Second, how much of your personal security are you willing to risk serving God? It isn’t just true of Peter. It is true of us. We live in a sea of hopelessness. Our world is filled with hurting people. God expects us to help them. They are not going to come to us. We are going to have to go to them. God expects us to meet them. God expects us to interact with them. God expects us to get emotionally involved with them. That is the difference between missions and charity. Yes, there is an element of risk. Are you willing to risk your personal security?

During my time in the ministry, my wife Katheryn and I have visited the former Soviet Union over two dozen times to help unadoptable orphans. In December of 2011, Kathryn and I were getting ready to travel back to Russia. We were traveling to an orphanage we had visited in the past, the Renewal Orphanage in Dmitrov. We were excited about that trip because our youngest daughter, Anna, was going. It was her first trip, and she was a little apprehensive. I couldn’t blame her. She had never done anything like this in the past. She had seen a mountain of pictures from previous trips but going was different. Anna has always tried to hide her emotions, so she was not always easy to read. That is why when she came home from school just a few days before we left upset, I was surprised. I said, “Anna, what is wrong?” She responded, “Someone asked me if my will was up to date. You may need it if you are going to Russia.” She asked for the first time, “Dad, are we going to be safe?” I said, “Yes! Do you really think I would put you in danger?”

Have you ever noticed how many cowards there are in this world? You know it is true. You don’t have to travel out of the country. Just try to do something in the name of Jesus. Annually, my church sent teenagers on domestic youth mission trips. They went everywhere. Annually, someone will tell me it isn’t a good idea because the highways are dangerous. Try to help people in the city and people will try to discourage you by quoting some crime report. Try to save the souls of the incarcerated and people will wonder about your sanity. Have you ever tried to discourage someone from doing something in the name of Jesus? Could it be our pews are filled with cowards?

Are you willing to risk your personal security? Just think about it for a moment. In the text, the group that was responsible for killing Jesus was still in power. They had the authority to kill anyone who supported Jesus. Peter healed this man in the name of Jesus. He was aligning himself with Jesus and putting himself in danger. You can say a great deal about Peter, but you can’t call him a coward. Do you consider yourself a coward? Are you willing to risk your personal pride? Are you willing to risk your personal security?

I love this old story. A clergyman from New York called on Abraham Lincoln (1809-1865) at the White House during the darkest days of the Civil War. He said: “I have not come to ask any favors of you, Mr. President; I have only come to say that the loyal people of the North are sustaining you and will continue to do so. We are giving you all that we have, the lives of our sons as well as our confidence and our prayers. You must know that no boy’s father or mother ever kneels in prayer these days without asking God to give you strength and wisdom.” Lincoln was moved by his words. He replied, “But for those prayers, I should have faltered and perhaps failed long ago. Tell every father and mother you know to keep on praying, and I will keep on fighting, for I know God is on our side.” As the clergyman started to leave the room, Mr. Lincoln held him by the hands and said: “May I consider this a pastoral call?” “Yes,” replied the clergyman. “Out in the country,” replied Lincoln, “when a parson makes a pastoral call, it was always the custom for the folks to ask him to lead in prayer, and I should like to ask you to pray with me today. Pray that I may have the strength and the wisdom.” The two men knelt side by side, and the clergyman offered the most fervent plea to Almighty God that ever fell from his lips. As they arose, the President clasped his visitor’s hand and remarked in a satisfied sort of way: “I feel better.”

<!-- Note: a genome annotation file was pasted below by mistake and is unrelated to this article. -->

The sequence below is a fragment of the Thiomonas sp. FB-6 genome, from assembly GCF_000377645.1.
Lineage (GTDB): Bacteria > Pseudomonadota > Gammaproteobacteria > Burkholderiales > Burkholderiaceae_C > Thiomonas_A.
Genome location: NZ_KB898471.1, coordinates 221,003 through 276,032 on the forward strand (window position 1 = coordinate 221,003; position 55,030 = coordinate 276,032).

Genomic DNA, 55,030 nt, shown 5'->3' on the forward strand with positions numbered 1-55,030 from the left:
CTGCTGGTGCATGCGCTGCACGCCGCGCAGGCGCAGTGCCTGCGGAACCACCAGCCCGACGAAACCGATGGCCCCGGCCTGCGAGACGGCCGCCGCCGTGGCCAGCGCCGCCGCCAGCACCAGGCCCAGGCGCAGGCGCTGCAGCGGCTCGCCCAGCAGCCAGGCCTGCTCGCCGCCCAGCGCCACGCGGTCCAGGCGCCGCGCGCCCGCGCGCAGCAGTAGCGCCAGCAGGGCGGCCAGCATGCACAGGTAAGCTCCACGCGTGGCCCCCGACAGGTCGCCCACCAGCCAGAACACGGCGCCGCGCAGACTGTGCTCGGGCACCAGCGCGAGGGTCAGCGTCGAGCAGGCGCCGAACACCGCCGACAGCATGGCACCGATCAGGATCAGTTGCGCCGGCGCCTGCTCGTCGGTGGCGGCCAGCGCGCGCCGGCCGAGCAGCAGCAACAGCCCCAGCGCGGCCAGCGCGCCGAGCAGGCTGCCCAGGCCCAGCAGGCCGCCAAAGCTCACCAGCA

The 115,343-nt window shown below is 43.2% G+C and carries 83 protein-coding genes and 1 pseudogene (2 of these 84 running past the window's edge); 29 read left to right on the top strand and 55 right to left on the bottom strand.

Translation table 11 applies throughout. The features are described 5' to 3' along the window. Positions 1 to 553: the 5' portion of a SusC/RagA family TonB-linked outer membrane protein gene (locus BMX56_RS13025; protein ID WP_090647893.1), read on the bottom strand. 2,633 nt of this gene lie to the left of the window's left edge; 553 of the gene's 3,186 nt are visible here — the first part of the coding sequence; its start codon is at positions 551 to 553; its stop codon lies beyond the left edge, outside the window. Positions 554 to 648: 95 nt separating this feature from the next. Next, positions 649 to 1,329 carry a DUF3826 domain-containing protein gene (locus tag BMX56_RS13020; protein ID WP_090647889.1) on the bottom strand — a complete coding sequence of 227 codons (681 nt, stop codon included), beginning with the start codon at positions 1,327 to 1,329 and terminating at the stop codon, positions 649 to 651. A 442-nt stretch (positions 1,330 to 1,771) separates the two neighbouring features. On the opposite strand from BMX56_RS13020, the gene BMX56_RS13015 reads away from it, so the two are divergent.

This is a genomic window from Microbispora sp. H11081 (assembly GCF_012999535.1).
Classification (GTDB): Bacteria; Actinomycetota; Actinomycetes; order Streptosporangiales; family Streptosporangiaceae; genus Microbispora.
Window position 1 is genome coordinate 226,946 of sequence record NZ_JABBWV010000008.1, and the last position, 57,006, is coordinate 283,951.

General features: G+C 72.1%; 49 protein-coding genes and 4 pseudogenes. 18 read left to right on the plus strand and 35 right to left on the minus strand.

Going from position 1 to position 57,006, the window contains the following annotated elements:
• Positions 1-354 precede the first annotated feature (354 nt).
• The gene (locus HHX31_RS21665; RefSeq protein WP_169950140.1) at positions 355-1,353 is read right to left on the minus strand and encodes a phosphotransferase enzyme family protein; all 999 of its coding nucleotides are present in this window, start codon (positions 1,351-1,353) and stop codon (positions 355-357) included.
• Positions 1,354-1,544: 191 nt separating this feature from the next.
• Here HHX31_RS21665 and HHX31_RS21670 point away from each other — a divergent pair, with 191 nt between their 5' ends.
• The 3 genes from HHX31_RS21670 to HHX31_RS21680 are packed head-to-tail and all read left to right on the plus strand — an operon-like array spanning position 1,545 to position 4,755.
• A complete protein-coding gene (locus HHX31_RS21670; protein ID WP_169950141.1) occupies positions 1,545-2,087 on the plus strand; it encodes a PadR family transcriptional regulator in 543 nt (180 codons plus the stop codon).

I love that story because it humanizes one of the great figures in American history.

I don’t care if you are president of the United States or a common citizen, we all need prayer. If you are going to make a difference for Jesus in this world, then you better collect as many prayers as possible. It is not easy risking your personal pride. Sometimes we fail. It is not easy risking personal security. There is a sea of hopelessness out there. It is not easy serving in the name of Jesus, but it is worth the risk. Albert Einstein (1879-1955) once said, “A ship is always safe at the shore – but that is NOT what it was built for.” Neither are you!